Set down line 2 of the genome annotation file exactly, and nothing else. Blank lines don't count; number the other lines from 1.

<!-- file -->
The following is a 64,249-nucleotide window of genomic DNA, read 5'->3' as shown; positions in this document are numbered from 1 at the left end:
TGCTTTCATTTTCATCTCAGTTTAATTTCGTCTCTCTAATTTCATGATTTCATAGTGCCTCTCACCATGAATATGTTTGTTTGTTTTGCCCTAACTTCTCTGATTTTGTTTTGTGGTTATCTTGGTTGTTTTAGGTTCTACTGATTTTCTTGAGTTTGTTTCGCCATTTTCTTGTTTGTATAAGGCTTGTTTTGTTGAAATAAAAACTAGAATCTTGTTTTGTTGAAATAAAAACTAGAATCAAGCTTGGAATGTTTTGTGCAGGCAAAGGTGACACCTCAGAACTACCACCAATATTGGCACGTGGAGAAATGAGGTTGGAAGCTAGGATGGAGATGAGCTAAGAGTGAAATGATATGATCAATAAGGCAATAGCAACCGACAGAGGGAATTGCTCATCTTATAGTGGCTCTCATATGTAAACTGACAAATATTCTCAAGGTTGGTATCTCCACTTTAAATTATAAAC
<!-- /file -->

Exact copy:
TGCTTTCATTTTCATCTCAGTTTAATTTCGTCTCTCTAATTTCATGATTTCATAGTGCCTCTCACCATGAATATGTTTGTTTGTTTTGCCCTAACTTCTCTGATTTTGTTTTGTGGTTATCTTGGTTGTTTTAGGTTCTACTGATTTTCTTGAGTTTGTTTCGCCATTTTCTTGTTTGTATAAGGCTTGTTTTGTTGAAATAAAAACTAGAATCTTGTTTTGTTGAAATAAAAACTAGAATCAAGCTTGGAATGTTTTGTGCAGGCAAAGGTGACACCTCAGAACTACCACCAATATTGGCACGTGGAGAAATGAGGTTGGAAGCTAGGATGGAGATGAGCTAAGAGTGAAATGATATGATCAATAAGGCAATAGCAACCGACAGAGGGAATTGCTCATCTTATAGTGGCTCTCATATGTAAACTGACAAATATTCTCAAGGTTGGTATCTCCACTTTAAATTATAAAC